Did we drop the ball in not waiting for Greg Roman?
John: I guess the only answer to this is, "We shall see." Greg Roman never has been a head coach in the NFL, nor has Gus Bradley. Both were respected coordinators ready to make the jump to head coach. The Jaguars are ecstatic to get Bradley, and many in league circles believe he and Caldwell are a good team capable of building a winning franchise. It's very possible Roman is capable of doing the same. Gus Bradley is the coach of the Jaguars, and I've gotten no sense that anyone around here is remotely disappointed about that.
Jerry from Ponte Vedra Beach, FL:
Many of the Jaguars injuries this year occurred during physical practices run by the head coach. Strength and conditioning coaches can only offer their opinion on work-out and stretching regimens. The head coach determines the duration, intensity and nature of the teams practices and preparation.
John: There is sometimes a tendency after a coaching change to jump on all things that happened under the former regime as awful and the reason for something that went wrong. While certainly many things Mike Mularkey and the former staff did went wrong, and while last season was indeed a lost one, I can't necessarily blame physical practices for the injury situations. Again, the Jaguars had a slew of injuries in 2011 and 2012. Mularkey's practice regime hardly could be blamed for the injuries in 2011, and however physical Mularkey's practices may have been, league rules limited those practices to one day a week. Injuries happen in the NFL. Some years some teams have more than others. Sometimes, the reasons for those injuries are having players predisposed to injuries. Sometimes, the schedule of practice has something to do with it. Sometimes, there are rashes of injuries at positions that lead to more injuries at that position. Rarely, is it one thing and it hasn't been one thing around the Jaguars lately, either.
Ed from Winston Salem, NC:
Do you think Rob Ryan would be a good fit as a defensive coach in Jacksonville?
John: Not if he wants to be a defensive coordinator. Bob Babich has been hired for that position. Besides, Ryan typically has been associated with the 3-4 defense and new Jaguars Head Coach Gus Bradley has typically run a 4-3-based scheme.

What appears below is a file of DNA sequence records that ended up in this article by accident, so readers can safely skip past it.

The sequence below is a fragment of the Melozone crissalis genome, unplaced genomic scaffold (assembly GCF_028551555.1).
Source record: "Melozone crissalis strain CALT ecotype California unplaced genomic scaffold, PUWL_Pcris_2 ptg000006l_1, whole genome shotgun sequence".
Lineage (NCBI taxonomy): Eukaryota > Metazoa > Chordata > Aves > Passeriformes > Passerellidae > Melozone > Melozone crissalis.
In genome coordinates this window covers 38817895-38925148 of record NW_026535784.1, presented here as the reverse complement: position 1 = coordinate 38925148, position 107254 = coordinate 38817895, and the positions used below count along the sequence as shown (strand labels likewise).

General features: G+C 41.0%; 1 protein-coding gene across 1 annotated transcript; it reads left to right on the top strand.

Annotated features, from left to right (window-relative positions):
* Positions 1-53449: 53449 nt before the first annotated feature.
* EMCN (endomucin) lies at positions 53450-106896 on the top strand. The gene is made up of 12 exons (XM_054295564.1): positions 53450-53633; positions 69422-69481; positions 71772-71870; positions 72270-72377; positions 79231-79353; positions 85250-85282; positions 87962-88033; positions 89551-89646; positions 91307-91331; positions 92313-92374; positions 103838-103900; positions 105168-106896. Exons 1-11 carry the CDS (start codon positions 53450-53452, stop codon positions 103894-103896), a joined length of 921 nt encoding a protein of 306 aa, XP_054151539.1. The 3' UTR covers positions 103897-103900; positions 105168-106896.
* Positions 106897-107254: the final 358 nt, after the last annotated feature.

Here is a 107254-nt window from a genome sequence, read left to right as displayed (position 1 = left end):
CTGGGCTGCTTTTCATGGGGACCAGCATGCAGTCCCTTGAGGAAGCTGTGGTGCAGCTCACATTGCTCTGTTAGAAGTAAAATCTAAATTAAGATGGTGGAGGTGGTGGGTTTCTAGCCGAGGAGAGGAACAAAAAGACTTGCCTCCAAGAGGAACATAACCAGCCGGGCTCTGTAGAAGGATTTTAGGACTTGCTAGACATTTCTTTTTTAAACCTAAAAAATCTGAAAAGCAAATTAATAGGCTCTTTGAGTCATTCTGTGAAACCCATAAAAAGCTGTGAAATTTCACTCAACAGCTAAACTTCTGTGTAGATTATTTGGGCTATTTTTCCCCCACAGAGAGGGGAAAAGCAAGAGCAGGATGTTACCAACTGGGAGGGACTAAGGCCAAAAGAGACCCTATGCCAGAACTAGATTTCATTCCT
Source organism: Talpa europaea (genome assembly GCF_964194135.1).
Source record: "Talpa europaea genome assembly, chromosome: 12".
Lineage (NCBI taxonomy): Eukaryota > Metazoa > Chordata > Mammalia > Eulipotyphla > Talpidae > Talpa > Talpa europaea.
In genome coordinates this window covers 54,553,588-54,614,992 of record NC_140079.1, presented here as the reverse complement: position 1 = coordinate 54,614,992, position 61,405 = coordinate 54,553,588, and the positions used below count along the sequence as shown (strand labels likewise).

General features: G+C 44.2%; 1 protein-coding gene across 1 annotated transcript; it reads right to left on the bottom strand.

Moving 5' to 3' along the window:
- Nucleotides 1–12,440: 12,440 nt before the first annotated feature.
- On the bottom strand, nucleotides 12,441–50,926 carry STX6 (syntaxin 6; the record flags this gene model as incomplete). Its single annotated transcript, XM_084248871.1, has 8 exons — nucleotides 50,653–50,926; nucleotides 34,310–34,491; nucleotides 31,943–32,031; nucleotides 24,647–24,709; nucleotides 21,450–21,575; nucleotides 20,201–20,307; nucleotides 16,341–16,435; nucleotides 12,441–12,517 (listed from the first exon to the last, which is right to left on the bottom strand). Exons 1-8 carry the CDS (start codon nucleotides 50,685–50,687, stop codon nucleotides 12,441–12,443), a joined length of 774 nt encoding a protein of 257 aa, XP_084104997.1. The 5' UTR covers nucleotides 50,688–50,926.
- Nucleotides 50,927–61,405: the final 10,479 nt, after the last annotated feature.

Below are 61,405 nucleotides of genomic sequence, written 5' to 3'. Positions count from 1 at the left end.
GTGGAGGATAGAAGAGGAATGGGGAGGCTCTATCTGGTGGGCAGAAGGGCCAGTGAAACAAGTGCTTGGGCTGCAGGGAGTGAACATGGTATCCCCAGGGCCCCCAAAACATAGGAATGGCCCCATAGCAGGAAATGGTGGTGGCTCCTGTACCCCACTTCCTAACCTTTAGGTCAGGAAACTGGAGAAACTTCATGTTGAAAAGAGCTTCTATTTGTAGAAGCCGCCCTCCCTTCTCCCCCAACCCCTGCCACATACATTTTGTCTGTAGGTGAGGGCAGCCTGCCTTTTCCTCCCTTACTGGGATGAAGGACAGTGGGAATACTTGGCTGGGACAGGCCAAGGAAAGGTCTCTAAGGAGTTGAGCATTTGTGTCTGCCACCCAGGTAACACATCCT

Micah from Springfield, MO:
In years past, I understood the quarterback hype. This year? I don't understand it at all. Geno Smith? Really? I'm no scout, but I don't see that elite level talent when I've seen him play. While I think we will see a few first-round quarterbacks this year, I don't think there should be. Why is there such hype over Geno Smith?
John: Is there hype over Smith? I'm not sure there is. Smith created a lot of buzz early in the season at West Virginia, but that cooled. He is projected as a first-round selection – and there are indeed those who believe he may go No. 1 to the Chiefs – but most draft analysts think that would be a case of the Chiefs reaching for a player not really worthy of the No. 1 selection. So, while Smith may indeed be drafted early, I don't know that I see much "hype" about the possibility.
Ryan from Charlotte, NC:
One more question, again assuming read-option quarterbacks are the future: Do you see NFL teams looking more at other teams' backups who were written off as running quarterbacks or projects? Guys like Dennis Dixon and Pat White come to mind.
John: I don't assume read-option quarterbacks are the future. I think the read option gives teams with highly skilled quarterbacks who can run really fast an option to use that speed in their offense. For that reason, I don't see teams going back and trying to resuscitate the careers of players who didn't make it in conventional offenses.
Nick from Annapolis, MD:
Your column was uninspiring and failed to spark a decent question, so I decided to whine like a baby instead. I have had my fair share of questions answered, but never have I been selected as the punch line final answer question. I think you have bad taste.
John: Speaking of "uninspiring."
Johnny from Section 141 and Palatka, FL:
Look, free is my second favorite word, so I love your freeness here at jaguars.com, but I really need you to answer more questions in the O-Zone every day. I gotta fill eight - EIGHT! - hours here, five days a week, or so. So between breaks, naps, and lunch(es), I still need to kill about two hours. Thanks in advance. Government jobs rule. Go Jags.
John: My favorite word is duty. I always laugh when I say it. "Duty." "Heh." See?
O-Zone: A funny, funny word
Let's get to it . . .
Marcus from Jacksonville: